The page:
Immersive video formats have innovative and rapidly evolving ecosystems, but streaming video traffic in mobile networks today is still largely standard definition (480p) and high definition (720p).

Today, over half of all traffic crossing mobile networks is video-related. And by the end of 2024, that proportion is projected to be over three-quarters.

While much attention is understandably focused on new techniques and formats, one should keep in mind that the most common resolution for video streamed over cellular networks is estimated to be around 480p (varying from network to network). With smartphones and networks improving constantly, streaming HD (720p) and Full HD (1080p) video are increasing in usage. And the more immersive formats will eventually start to contribute to traffic growth.

VR is already part of the gaming world, with 3D animation and 6 degrees of freedom—allowing a player to see realistic scene adjustments based on his/her changes in orientation and position. The closed nature of viewing VR, though, usually limits its use outdoors.

On the other hand, AR is rich with possibility for mobile applications. Network improvements in both latency and throughput will open opportunities from entertainment and navigation to education, manufacturing, architecture, and construction. Use cases can require vastly different data throughput, largely attributable to the size of the data objects to be superimposed on real points of interest. Given a range of object sizes from a few hundred kilobytes to over 10MB, the necessary bitrate (UL+DL) to render the “augmented” reality could vary from less than 1Mbps to over 1Gbps.

AR is in a period of rapid innovation and it has the potential make a big impact on traffic due to high image resolutions as well as ancillary traffic including the “motion-to-photon pipeline” (translating viewer motion to an adjusted viewpoint) and traffic from all the augmented data. Just how much AR contributes to traffic will be a function of where data is stored and where critical functions such as rendering reside. Small applications with a narrow data scope are already completely augmented and rendered on smart devices—generating little or no extra traffic. Large applications with many points of interest and large frequently updated databases could drive large quantities of traffic over the network.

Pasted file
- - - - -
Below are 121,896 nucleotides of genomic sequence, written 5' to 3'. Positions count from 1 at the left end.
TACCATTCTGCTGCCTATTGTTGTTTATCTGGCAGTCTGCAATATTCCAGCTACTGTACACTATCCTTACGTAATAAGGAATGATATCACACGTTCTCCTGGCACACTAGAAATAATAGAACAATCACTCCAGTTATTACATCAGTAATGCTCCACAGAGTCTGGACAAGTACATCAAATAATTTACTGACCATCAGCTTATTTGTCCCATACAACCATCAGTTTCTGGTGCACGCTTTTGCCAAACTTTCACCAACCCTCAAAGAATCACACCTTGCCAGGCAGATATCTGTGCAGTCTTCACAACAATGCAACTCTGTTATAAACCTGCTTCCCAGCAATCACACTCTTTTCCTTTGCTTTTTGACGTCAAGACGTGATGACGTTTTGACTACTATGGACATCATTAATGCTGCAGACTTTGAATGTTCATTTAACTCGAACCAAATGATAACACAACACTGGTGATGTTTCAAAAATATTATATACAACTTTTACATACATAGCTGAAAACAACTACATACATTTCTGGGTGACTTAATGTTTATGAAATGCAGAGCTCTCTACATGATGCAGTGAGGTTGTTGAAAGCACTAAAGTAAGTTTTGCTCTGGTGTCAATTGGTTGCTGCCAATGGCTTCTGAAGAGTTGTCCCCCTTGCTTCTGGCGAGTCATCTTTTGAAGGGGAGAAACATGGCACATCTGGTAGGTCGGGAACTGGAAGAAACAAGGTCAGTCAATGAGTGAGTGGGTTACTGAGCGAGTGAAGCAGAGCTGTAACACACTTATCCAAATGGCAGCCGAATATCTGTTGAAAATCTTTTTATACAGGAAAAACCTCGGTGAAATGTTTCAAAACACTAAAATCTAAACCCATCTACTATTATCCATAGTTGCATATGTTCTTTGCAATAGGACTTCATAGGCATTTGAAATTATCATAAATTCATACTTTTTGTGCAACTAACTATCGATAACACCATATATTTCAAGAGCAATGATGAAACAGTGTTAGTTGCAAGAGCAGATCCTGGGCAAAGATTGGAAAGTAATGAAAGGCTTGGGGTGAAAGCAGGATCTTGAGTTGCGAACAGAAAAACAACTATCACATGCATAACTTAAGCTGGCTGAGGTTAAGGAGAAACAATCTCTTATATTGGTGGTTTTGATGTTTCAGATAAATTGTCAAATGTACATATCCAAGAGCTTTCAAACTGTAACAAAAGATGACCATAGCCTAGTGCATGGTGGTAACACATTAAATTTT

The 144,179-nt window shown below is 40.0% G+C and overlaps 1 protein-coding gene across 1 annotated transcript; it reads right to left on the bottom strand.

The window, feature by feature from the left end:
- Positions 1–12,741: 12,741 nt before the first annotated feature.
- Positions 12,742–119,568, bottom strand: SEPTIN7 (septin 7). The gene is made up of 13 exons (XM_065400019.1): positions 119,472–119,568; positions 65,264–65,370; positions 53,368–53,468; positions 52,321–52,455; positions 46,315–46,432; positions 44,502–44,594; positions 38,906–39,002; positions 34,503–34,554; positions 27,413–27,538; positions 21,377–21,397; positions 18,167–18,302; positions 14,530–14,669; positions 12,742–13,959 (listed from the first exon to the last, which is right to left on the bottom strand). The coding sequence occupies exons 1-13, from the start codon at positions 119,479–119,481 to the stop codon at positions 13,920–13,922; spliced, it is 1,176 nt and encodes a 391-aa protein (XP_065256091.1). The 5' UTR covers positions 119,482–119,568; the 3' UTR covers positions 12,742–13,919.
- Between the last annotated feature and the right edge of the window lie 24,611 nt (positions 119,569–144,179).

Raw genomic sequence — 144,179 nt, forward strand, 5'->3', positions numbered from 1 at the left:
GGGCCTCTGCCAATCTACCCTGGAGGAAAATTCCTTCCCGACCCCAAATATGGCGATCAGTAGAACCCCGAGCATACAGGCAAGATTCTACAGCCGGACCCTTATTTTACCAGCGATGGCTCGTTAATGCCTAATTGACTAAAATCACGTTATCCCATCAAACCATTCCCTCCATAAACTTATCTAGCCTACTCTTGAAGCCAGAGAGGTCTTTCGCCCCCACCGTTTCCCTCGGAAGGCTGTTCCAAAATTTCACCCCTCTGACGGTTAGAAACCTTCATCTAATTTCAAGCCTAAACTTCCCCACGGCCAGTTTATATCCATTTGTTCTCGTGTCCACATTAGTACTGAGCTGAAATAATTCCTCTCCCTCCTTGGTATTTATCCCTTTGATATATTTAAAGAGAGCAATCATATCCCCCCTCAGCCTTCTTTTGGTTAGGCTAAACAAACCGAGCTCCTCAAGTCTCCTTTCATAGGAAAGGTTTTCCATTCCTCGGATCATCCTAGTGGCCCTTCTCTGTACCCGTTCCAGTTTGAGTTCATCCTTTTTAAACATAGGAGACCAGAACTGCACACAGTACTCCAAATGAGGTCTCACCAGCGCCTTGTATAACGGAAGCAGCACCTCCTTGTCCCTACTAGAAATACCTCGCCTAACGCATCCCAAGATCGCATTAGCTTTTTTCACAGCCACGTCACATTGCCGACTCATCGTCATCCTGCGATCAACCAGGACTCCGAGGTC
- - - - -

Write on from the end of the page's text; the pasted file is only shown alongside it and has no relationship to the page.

Also on the horizon is another media form called “volumetric” media streaming, a technique that includes the capture, transmission and display of a three-dimensional space. The media can be rendered for viewing on a flat screen, 3D display or VR goggles.  While this is a category of video which is at the forefront of development, it cannot be called “new”, as one form of volumetric media—the hologram—was conceived in the 1940’s, and the first practical examples demonstrated in the early 1960’s, following the invention of the laser. Though the hologram, due to its appearance in films such as Star Wars, is familiar to many, it is not likely to play a significant roll in mobile traffic development. A more probable development is the use of volumetric media in enterprise applications, as an extension of AR that allows the precise placement of objects in three dimensions. This will open up use cases in many industries beyond entertainment and communications.

Despite all the dependencies surrounding video bitrates and factors influencing usage, certain trends have held over time: video streaming generates more data traffic than any other application type, continually growing as a proportion of all traffic. And there is a trend toward more data-intensive video formats.